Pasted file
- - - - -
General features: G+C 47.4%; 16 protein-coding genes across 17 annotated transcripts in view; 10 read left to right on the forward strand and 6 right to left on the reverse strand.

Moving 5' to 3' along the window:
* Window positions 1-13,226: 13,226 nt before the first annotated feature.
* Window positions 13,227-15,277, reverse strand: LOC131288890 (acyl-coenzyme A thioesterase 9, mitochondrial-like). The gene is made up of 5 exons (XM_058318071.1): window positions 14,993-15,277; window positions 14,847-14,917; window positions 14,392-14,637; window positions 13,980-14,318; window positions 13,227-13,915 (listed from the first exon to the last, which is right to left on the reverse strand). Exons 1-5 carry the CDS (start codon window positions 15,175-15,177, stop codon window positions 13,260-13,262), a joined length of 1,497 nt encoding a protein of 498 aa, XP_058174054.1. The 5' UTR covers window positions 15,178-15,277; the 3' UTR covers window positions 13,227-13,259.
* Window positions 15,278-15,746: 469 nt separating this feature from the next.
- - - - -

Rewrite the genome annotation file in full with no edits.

General features: G+C 47.4%; 16 protein-coding genes across 17 annotated transcripts in view; 10 read left to right on the forward strand and 6 right to left on the reverse strand.

Moving 5' to 3' along the window:
* Window positions 1-13,226: 13,226 nt before the first annotated feature.
* Window positions 13,227-15,277, reverse strand: LOC131288890 (acyl-coenzyme A thioesterase 9, mitochondrial-like). The gene is made up of 5 exons (XM_058318071.1): window positions 14,993-15,277; window positions 14,847-14,917; window positions 14,392-14,637; window positions 13,980-14,318; window positions 13,227-13,915 (listed from the first exon to the last, which is right to left on the reverse strand). Exons 1-5 carry the CDS (start codon window positions 15,175-15,177, stop codon window positions 13,260-13,262), a joined length of 1,497 nt encoding a protein of 498 aa, XP_058174054.1. The 5' UTR covers window positions 15,178-15,277; the 3' UTR covers window positions 13,227-13,259.
* Window positions 15,278-15,746: 469 nt separating this feature from the next.